The task of the module initialization function is to prepare for calling the module’s functions later, as if the module is saying, “Here I am, this is what I can do”.

The module’s exit function ( hello_exit in the example) is called when the module is unloaded. It seems to tell the kernel, “I’m not there anymore, don’t ask me to do anything”.

This approach to programming is similar to event-driven programming, but while not all applications are event-driven, every kernel module is. Another major difference, between event-driven applications and kernel code, is the exit function: a terminated application can be lazy in freeing resources, or not do cleanup at all, but a module’s exit function must be careful to restore every something established by the initialization function, otherwise something remains until the system is rebooted.

Write a Makerfile to compile:
KERN_DIR ?= /usr/src/linux-headers-$(shell uname -r)/ #内核源码目录/usr/src/linux-headers-$(shell uname -r)/
PWD := $(shell pwd)

obj-m := driverTest.ko

make -C $(KERN_DIR) M=$(PWD) modules

make -C $(KERN_DIR) M=$(PWD) clean

3.4. Driver loading, unloading and debugging

insmod ./hello.ko // 加载驱动

lsmod // 查看已加载的驱动
lsmod | grep hello // 使用grep检索过滤

demsg // 查看内核打印信息
demsg | grep hello // 使用grep过滤信息

rmmod hello // 卸载驱动

4. Module/driver loading process
Insmod 1.ko ->load file in memory->sys_init_module(1.ko, file size, parameter address)->load_module(hello.ko, file size, parameter address).

Module loading source code analysis: module_init source code analysis_Coder personal blog blog-CSDN blog.

5. Module/driver uninstall process
Module uninstall process:

1. rmmod module name, call exit

2. Use name to find the mod structure of the module to be uninstalled.

3. Verify the relationship between the modules (depended by other modules), and the modules with the relationship cannot be uninstalled.

4. free_module.

Module uninstallation source code analysis: module_exit source code analysis_Coder personal blog’s blog-CSDN blog.

6. The process of application layer control equipment
The call to the driver by the Linux application is shown in the figure below:

In Linux, everything is a file. After the driver is successfully loaded, a corresponding file will be generated in the “/dev” directory. The application program uses this file named “/dev/xxx” (xxx is the specific driver file name) Carry out the corresponding operation to realize the operation of the hardware. For example, now there is a driver file named /dev/led, which is the driver file of led. The application program uses the open function to open the file /dev/led, and uses the close function to close the file /dev/led after use. open and close are the functions to turn on and off the led driver. If you want to turn on or turn off the led, then use the write function to operate, that is, to write data to the driver. This data is the control parameter to turn off or turn on the led. If you want to get the state of the led light, use the read function to read the corresponding state from the driver.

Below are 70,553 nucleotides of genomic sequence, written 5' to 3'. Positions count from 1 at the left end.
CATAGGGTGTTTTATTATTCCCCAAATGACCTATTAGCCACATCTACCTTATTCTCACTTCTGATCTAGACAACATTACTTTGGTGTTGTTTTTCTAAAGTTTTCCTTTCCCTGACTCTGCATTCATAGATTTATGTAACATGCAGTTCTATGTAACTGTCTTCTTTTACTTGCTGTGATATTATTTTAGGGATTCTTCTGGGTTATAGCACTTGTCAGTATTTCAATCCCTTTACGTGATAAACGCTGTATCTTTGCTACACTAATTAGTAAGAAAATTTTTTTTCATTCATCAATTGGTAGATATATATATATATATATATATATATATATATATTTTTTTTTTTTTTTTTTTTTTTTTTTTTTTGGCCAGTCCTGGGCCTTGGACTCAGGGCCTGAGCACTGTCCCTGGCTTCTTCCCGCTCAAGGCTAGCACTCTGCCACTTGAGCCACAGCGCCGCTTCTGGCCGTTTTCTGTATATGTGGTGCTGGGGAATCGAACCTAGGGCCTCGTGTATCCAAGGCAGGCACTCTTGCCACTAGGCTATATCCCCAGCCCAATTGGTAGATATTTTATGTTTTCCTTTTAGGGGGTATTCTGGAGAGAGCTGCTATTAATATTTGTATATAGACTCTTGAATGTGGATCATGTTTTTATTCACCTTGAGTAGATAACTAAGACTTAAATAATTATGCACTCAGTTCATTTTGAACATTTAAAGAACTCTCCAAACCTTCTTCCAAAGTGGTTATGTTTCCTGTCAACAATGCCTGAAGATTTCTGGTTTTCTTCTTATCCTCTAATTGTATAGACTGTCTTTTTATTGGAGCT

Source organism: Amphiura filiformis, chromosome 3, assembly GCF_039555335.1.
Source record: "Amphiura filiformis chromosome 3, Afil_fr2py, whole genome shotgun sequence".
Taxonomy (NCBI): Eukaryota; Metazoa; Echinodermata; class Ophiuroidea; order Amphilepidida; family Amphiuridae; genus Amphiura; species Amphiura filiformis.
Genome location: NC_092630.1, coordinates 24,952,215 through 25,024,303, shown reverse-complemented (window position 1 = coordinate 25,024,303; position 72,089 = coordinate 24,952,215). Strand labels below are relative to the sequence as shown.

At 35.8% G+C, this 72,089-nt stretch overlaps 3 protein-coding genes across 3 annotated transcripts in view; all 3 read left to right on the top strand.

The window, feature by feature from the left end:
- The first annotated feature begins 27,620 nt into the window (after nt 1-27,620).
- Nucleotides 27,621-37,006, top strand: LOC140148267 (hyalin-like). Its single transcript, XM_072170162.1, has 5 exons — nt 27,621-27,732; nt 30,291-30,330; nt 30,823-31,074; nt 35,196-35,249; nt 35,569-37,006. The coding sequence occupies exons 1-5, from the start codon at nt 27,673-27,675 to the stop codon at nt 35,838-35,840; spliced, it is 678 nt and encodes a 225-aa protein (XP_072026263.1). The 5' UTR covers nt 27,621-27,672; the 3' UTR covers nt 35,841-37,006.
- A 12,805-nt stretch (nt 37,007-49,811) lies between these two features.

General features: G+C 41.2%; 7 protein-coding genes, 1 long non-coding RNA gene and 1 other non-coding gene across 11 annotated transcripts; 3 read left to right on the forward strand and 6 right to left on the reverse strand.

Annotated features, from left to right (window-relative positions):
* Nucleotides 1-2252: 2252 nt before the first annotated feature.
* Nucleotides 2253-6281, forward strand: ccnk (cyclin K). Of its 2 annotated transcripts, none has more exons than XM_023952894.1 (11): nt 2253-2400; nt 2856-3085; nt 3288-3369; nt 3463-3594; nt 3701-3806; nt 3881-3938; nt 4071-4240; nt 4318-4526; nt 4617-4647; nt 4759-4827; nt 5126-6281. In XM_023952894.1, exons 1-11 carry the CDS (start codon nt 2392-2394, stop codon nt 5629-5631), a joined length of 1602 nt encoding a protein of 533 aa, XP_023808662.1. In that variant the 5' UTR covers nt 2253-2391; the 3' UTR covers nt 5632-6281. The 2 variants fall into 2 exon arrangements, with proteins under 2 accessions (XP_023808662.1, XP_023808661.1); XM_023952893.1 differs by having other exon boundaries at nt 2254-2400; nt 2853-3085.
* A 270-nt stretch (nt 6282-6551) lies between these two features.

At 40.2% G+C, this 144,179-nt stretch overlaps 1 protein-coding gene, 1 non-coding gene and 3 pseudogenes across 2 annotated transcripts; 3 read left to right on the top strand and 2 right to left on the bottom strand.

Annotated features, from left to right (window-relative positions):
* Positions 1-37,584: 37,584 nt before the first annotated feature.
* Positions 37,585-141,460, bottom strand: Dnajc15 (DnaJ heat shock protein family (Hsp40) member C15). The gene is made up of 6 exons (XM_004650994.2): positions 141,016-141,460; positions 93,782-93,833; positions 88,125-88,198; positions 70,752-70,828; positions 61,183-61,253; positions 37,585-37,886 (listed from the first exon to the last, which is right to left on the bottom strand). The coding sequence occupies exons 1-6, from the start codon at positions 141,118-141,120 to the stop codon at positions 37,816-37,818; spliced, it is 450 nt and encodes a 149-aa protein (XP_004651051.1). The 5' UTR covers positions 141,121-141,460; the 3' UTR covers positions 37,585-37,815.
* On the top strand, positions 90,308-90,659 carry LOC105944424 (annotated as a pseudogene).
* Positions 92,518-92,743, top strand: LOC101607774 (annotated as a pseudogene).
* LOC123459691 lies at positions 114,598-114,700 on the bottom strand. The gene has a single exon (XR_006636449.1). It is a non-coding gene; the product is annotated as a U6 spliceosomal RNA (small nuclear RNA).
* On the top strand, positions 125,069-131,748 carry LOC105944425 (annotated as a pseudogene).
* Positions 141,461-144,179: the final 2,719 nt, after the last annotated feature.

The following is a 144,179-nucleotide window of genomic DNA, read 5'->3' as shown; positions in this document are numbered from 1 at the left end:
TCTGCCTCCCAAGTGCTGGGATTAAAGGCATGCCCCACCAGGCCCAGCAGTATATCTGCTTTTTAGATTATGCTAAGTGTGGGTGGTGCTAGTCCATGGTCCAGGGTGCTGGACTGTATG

Applications run in user space, while Linux drivers are part of the kernel, so drivers run in kernel space. When we want to operate the kernel in the user space, such as using the open function to open the /dev/led driver, because the user space cannot directly operate the kernel, we must use a method called “system call” to implement from the user The space is trapped in the kernel space, so that the operation of the underlying driver can be realized. Functions such as open, close, write, and read are provided by the C library. In the Linux system, system calls are part of the C library. When we call the open function, the process is shown in the following figure:

We don’t need to worry about the C library and how to fall into the kernel space through system calls. We focus on the application and the specific driver. The functions used by the application have corresponding functions in the specific driver. For example, if the function open is called in the application program, then there must also be a function named open in the driver program. Each system call has a corresponding driver function in the driver. There is a structure called file_operations in the Linux kernel file include/linux/fs.h. This structure is a collection of Linux kernel driver operation functions. As follows:
struct file_operations {
struct module *owner; //owner 拥有该结构体的模块的指针,一般设置为 THIS_MODULE。
loff_t (*llseek) (struct file *, loff_t, int);//llseek 函数用于修改文件当前的读写位置。
ssize_t (*read) (struct file *, char __user *, size_t, loff_t *);//read 函数用于读取设备文件。
ssize_t (*write) (struct file *, const char __user *, size_t, loff_t *);//write 函数用于向设备文件写入(发送)数据。
ssize_t (*read_iter) (struct kiocb *, struct iov_iter *);
ssize_t (*write_iter) (struct kiocb *, struct iov_iter *);
int (*iterate) (struct file *, struct dir_context *);
int (*iterate_shared) (struct file *, struct dir_context *);
unsigned int (*poll) (struct file *, struct poll_table_struct *);//poll 是个轮询函数,用于查询设备是否可以进行非阻塞的读写。
long (*unlocked_ioctl) (struct file *, unsigned int, unsigned long);//unlocked_ioctl 函数提供对于设备的控制功能,与应用程序中的 ioctl 函数对应。